DIY Asset Protection Failure
Friday, February 01
Do-it-yourself asset protection planning has grown in popularity with sites such as legalzoom, and rocketlawyer, et.al. These sites tout cost effective personalized planning but bury disclaimers such as (We are not a law firm or a substitute for an attorney or law firm. We cannot provide any kind of advice, explanation, opinion, or recommendation about possible legal rights, remedies, defenses, options, selection of forms or strategies). Like everything tax and asset protection oriented, “the more you know the less you will owe.” A recent case in California is illustrative of why do-it-yourself asset protection planning seldom works; some people do not understand the subtle aspects of asset protection planning.
In this case our do-it-yourselfer, Stillman, was an engineer who designed residential construction. Concerned about liability in his profession and personal exposure to potential lawsuits, he created his own asset protection structure for his assets. In this particular situation, Stillman created a Nevada asset protection trust with an initial trustee, his brother as the beneficiary, and himself as the “managing director” i.e., he wanted to maintain control of the assets he transferred into the trust and the trustee had no powers.
Several years later Stillman’s fears were realized when he was sued by a homeowner and a settlement was entered in favor of the homeowner. Stillman never paid so the homeowner filed a fraudulent transfer claim to pierce the trust. This is a typical claim used by many plaintiffs to pierce a defendant’s asset protection structure. A plaintiff can succeed on this claim if he can show the defendant set up his plan and transferred his property with the intent to hinder, or delay a creditor, or to put such property beyond his reach. At the hearing, Stillman testified he set up the trust for asset protection purposes – OUCH!
This testimony coupled with the following findings regarding how Stillman managed his plan resulted in the court ignoring Stillman’s plan and seizing his assets.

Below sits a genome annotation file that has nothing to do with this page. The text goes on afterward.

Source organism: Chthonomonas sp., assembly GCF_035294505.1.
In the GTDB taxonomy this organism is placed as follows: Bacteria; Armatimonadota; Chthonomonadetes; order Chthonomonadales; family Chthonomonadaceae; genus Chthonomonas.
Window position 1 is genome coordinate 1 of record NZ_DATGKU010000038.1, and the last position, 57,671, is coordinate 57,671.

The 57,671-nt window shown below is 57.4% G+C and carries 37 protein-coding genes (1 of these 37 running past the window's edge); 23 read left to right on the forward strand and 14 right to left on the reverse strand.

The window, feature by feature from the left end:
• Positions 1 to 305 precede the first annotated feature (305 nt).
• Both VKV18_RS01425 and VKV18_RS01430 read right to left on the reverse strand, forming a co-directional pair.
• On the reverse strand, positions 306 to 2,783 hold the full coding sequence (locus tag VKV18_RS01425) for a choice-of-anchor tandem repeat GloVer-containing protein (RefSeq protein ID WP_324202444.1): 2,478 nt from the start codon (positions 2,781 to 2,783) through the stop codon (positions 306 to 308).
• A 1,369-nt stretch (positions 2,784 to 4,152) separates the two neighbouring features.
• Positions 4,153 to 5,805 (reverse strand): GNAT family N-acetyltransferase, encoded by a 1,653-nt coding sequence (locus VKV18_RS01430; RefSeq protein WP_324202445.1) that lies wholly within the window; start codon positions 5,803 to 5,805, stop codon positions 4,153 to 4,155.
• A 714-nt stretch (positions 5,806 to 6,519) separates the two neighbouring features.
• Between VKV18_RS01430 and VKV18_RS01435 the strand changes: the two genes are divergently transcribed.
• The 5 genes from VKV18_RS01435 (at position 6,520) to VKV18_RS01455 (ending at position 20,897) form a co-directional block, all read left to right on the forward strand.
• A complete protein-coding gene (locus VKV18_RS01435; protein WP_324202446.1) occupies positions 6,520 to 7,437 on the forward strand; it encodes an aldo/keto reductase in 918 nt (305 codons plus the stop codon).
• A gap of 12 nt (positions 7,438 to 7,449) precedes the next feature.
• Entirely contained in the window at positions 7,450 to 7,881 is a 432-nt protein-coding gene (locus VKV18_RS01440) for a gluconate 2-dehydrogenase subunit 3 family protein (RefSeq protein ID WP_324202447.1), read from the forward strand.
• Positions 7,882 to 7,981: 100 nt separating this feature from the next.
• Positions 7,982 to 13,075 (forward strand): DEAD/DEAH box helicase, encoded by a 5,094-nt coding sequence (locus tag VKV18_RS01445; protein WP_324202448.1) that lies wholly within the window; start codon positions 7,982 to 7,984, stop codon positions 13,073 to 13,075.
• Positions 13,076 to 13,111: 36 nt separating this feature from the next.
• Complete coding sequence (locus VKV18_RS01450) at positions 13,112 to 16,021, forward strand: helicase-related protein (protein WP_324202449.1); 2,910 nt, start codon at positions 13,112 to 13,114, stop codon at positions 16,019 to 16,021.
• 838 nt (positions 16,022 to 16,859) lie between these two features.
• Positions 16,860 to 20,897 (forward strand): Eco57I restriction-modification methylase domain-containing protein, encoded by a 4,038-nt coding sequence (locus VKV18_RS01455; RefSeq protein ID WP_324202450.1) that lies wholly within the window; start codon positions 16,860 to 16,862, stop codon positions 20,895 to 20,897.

- * Stillman operated his business out of the property owned by the trust, rent free;
- * Stillman and his trustee lived in another property owned by the trust, rent-free;
- * Stillman was the “managing director” of the trust (whatever that means) - “He makes deposits and withdrawals; writes checks; opens bank accounts; buys, sells and trades real property and other property of” the trust; he “lends or borrows money in the name of” the trust; he buys, sells and trades stocks and bonds; he selects tenants and signs leases for the rental of trust property.
- * Stillman’s brother is the beneficiary of the trust (but not Stillman himself);
- Even though Stillman was not the beneficiary, “Stillman used [trust] funds to pay his personal expenses, including his XM radio bills, newspaper and National Geographic subscriptions, and personal attorney fees; and
- * Stillman had not been in contact with the original trustee since 2005.
There are a few lessons here. Never state in your trust, LLC operating agreement, or other entity your purpose in creating the plan was asset protection. Always state a legitimate business purpose e.g., asset consolidation, real estate investing, hard money loans, etc. Similarly, never testify this was your purpose. Do not set up a structure lacking economic substance i.e., it does not serve a legitimate purpose. Be attuned to how your entity should be operated to maintain its separate existence. Finally, follow the terms of your trust or operating agreement. Acting outside or contrary to what is stated in your documents will give a court reason to pierce your plan. Finally, don’t try to do this yourself- it’s harder than it looks. I am sure Stillman had confidence in his plan up until the end because he didn’t know any better. Unfortunately, ignorance of the law is not a defense.